Poor reporting (Anand Giridharadas edition)

Where we use a Brad DeLong refrain

Vivek Kumar points out an article in the International Herald Tribune

A question hovers over the United States’ blooming friendship with India: How good a friend will India be should it emerge as a great power?

Will it be a Britain — a loyal ally, a partner against terrorism, a fellow evangelist for free markets and democracy? Or will it be France — sharing Washington’s bedrock values but ever willing to pursue its own interests at the expense of American ones?

Or will it be China — a competitive threat to the U.S. economy, using its influence to thwart American diplomatic pressure on nations like Sudan and Iran? [IHT]

The correct answer—if there can be one at all—is that India will be India. Sui generis, to use a term that Bibek Debroy used to describe India (in another context) today.

But the really inexcusable bit is this one:

Around the time that deal was struck, American officials often talked up India as the new Britain, a natural ally whose growing clout was an unmitigated good for the United States. But a year and a half later, India has shown a tendency to chart an unpredictable diplomatic course, whether by cozying up to the rulers of Myanmar, Sudan and Iran or by stalling on its promises to open its economy fully to American corporate giants like Wal-Mart, AIG and Citibank. [IHT]

The reporter’s failure to understand India’s diplomatic course does not automatically make it ‘unpredictable’. India’s ‘cozying up’ to those countries predates the India-US nuclear deal by a stretch. If Giridharadas wanted to be accurate he should have noted that India has continued to maintain its diplomatic course despite the deal with the United States. And it is bizarre that he should link economic reforms to foreign policy. The phrasing of that sentence suggests either that US firms were supposed to receive special entry which they did not, or that they were singled out. Another gem—towards the end of the article— citing the views of the ONGC chairman as representative of India’s foreign policy. Very poor journalism indeed.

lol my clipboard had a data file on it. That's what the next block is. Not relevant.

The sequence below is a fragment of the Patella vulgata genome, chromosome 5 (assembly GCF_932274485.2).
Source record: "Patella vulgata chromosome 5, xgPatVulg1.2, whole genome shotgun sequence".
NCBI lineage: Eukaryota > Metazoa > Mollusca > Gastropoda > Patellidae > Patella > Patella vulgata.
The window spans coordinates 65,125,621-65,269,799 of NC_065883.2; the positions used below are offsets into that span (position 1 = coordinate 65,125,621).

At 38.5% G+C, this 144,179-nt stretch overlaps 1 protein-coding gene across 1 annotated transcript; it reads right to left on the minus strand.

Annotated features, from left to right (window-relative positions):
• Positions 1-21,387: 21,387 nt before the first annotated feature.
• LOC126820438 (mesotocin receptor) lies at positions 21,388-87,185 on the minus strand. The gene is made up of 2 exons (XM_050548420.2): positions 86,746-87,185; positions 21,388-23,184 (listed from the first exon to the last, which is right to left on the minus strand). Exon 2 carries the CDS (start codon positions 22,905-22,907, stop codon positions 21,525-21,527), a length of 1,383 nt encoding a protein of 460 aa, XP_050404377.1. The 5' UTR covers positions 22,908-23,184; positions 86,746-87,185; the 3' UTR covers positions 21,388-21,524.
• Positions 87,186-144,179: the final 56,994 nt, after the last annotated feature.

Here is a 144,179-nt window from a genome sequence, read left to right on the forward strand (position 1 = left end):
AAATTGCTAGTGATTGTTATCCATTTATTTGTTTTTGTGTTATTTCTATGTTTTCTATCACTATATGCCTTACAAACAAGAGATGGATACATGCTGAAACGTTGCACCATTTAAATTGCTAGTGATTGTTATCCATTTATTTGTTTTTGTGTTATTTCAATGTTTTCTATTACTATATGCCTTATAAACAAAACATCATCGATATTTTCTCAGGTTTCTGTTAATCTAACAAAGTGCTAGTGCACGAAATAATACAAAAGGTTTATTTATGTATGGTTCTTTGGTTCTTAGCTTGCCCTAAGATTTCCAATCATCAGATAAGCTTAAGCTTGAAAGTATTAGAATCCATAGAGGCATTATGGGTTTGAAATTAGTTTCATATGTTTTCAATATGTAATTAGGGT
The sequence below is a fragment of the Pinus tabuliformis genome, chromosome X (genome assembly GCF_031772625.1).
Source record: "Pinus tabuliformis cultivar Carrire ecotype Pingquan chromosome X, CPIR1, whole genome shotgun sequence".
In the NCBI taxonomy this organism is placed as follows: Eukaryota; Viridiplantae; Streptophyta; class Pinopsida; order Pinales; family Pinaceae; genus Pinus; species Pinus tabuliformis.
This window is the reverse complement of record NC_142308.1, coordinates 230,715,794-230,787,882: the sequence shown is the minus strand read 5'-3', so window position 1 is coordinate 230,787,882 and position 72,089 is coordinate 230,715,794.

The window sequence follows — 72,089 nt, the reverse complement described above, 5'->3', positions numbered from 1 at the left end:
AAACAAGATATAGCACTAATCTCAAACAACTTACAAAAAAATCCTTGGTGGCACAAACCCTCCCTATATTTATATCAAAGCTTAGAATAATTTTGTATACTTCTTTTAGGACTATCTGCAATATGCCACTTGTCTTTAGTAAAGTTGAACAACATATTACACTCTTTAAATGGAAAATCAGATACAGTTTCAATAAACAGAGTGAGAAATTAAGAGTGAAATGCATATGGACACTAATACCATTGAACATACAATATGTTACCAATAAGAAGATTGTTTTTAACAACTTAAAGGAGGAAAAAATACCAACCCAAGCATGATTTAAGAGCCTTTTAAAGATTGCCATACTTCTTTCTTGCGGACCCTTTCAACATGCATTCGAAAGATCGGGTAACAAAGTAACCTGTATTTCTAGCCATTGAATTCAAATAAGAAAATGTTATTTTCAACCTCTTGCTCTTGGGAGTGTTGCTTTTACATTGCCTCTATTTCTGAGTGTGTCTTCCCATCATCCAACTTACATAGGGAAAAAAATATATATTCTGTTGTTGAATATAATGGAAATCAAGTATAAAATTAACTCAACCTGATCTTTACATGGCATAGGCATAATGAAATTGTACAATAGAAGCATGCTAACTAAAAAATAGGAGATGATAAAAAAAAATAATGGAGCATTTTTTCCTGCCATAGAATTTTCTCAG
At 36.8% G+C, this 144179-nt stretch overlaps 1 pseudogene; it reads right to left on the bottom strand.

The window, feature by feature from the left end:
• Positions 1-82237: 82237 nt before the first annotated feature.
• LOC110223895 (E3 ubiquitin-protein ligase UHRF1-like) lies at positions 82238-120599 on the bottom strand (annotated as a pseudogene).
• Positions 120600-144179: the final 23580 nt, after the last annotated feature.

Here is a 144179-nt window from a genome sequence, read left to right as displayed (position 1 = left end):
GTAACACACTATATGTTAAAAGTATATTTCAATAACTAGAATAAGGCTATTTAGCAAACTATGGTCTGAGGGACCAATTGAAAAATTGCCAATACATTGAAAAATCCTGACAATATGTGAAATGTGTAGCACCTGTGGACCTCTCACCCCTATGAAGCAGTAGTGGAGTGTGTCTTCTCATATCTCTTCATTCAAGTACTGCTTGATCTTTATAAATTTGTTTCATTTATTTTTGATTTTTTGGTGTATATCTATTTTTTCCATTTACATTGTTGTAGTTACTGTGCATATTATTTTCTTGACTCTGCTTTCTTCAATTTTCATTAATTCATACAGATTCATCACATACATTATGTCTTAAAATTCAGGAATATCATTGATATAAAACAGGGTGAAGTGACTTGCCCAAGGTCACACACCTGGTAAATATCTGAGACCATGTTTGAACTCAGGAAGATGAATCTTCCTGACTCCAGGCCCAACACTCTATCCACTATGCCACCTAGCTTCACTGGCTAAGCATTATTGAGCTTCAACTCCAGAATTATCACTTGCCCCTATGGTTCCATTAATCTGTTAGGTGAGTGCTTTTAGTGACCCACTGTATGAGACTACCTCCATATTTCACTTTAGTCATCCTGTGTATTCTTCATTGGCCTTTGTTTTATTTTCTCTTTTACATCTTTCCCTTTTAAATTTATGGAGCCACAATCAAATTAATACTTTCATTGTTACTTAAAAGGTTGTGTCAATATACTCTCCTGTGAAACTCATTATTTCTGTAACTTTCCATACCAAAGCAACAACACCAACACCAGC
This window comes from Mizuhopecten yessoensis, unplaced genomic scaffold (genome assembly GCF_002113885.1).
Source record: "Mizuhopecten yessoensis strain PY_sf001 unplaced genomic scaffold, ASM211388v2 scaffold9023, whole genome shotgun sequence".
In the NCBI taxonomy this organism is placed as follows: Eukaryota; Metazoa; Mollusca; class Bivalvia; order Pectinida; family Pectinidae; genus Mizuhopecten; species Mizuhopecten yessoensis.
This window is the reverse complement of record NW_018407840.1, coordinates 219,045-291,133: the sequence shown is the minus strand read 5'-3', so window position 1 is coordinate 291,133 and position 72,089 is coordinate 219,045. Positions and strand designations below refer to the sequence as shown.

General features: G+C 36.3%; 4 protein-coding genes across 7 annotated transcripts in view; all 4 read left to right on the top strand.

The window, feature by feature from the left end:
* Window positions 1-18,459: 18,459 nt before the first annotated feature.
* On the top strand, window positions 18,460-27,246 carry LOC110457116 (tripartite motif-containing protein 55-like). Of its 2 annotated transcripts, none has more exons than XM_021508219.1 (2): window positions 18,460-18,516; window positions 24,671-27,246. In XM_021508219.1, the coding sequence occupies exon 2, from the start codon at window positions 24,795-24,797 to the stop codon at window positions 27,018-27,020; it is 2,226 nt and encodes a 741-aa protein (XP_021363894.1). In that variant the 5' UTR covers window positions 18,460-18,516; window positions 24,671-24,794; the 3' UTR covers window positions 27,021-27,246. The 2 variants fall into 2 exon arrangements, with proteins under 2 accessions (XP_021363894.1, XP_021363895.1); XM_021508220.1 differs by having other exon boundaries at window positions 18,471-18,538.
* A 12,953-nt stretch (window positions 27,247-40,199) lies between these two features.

As Brad DeLong would put it, why oh why can’t we have a better press corps?

7 thoughts on “Poor reporting (Anand Giridharadas edition)”

  1. The article clearly seems to be planted by the US defence industry lobby to generate some sales by linking it to improving better Indo-US relations.Nice try! next time they should try some subtlety rather than thoughtlessly copy their sales brouchure template ;).

  2. Accuracy and Indian press corps? That’s an oxymoron:)

    If buying stuff and walmarts making countries allies, shouldn’t China and US be one nation by now?

    Apollo, agree – lot news articles floating around this week. US defense industry wants at least some piece of billions of dollars MOD wants to spend. There is nothing wrong in buying US products if the deals are good – just the pressure tactics are pretty amazing.

  3. I just read this article yesterday. I am often quite bemused when reporters use such ambiguous statements.

    Statements like:

    […………..Will it be a Britain — a loyal ally,……….] \

    – Allies are not loyal; followers are. We’ve seen that time and again with Britain’s relationship with America. Britain is nothing but a stooge in American hands and Blair is called Bush’s poodle.

    […………India has shown a tendency to chart an unpredictable diplomatic course,………………]

    Of course India will. USA isn’t being benevolent when it grants India the nuclear deal. They look at the strategic benefits to them in the long term. Nitin, I have read in length about the American policy and most of their foreign policies involve opening up of markets for the huge corporations which bankroll the US government; demodumbs or repigs doesn’t matter, and I think that is the reason the author is choosing to link “economic reforms to foreign policy”.